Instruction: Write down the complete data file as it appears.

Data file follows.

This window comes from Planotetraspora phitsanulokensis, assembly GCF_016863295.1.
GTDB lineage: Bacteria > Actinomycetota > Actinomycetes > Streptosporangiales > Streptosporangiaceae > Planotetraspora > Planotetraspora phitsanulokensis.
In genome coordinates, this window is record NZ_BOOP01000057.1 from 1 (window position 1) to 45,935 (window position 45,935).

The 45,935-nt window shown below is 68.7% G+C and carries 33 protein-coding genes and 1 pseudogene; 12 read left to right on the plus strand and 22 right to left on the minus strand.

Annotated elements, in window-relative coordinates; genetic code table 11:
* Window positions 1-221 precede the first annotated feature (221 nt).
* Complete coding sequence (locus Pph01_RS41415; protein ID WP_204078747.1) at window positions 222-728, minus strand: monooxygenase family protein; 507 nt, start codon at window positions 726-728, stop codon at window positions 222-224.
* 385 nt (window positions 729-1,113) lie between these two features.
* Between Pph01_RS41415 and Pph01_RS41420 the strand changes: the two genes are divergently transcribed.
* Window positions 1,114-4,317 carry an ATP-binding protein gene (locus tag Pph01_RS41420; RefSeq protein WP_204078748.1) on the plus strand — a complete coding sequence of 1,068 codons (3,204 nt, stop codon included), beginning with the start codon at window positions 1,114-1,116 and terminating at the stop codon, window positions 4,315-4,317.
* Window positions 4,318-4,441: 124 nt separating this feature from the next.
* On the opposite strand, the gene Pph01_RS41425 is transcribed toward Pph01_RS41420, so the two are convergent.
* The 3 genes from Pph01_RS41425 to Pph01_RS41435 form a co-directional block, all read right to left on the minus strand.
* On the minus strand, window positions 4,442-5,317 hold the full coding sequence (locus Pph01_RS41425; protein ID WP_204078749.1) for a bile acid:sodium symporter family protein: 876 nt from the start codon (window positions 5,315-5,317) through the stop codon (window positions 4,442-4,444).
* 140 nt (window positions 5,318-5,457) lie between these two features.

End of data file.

This window comes from Planotetraspora phitsanulokensis, assembly GCF_016863295.1.
GTDB lineage: Bacteria > Actinomycetota > Actinomycetes > Streptosporangiales > Streptosporangiaceae > Planotetraspora > Planotetraspora phitsanulokensis.
In genome coordinates, this window is record NZ_BOOP01000057.1 from 1 (window position 1) to 45,935 (window position 45,935).

The 45,935-nt window shown below is 68.7% G+C and carries 33 protein-coding genes and 1 pseudogene; 12 read left to right on the plus strand and 22 right to left on the minus strand.

Annotated elements, in window-relative coordinates; genetic code table 11:
* Window positions 1-221 precede the first annotated feature (221 nt).
* Complete coding sequence (locus Pph01_RS41415; protein ID WP_204078747.1) at window positions 222-728, minus strand: monooxygenase family protein; 507 nt, start codon at window positions 726-728, stop codon at window positions 222-224.
* 385 nt (window positions 729-1,113) lie between these two features.
* Between Pph01_RS41415 and Pph01_RS41420 the strand changes: the two genes are divergently transcribed.
* Window positions 1,114-4,317 carry an ATP-binding protein gene (locus tag Pph01_RS41420; RefSeq protein WP_204078748.1) on the plus strand — a complete coding sequence of 1,068 codons (3,204 nt, stop codon included), beginning with the start codon at window positions 1,114-1,116 and terminating at the stop codon, window positions 4,315-4,317.
* Window positions 4,318-4,441: 124 nt separating this feature from the next.
* On the opposite strand, the gene Pph01_RS41425 is transcribed toward Pph01_RS41420, so the two are convergent.
* The 3 genes from Pph01_RS41425 to Pph01_RS41435 form a co-directional block, all read right to left on the minus strand.
* On the minus strand, window positions 4,442-5,317 hold the full coding sequence (locus Pph01_RS41425; protein ID WP_204078749.1) for a bile acid:sodium symporter family protein: 876 nt from the start codon (window positions 5,315-5,317) through the stop codon (window positions 4,442-4,444).
* 140 nt (window positions 5,318-5,457) lie between these two features.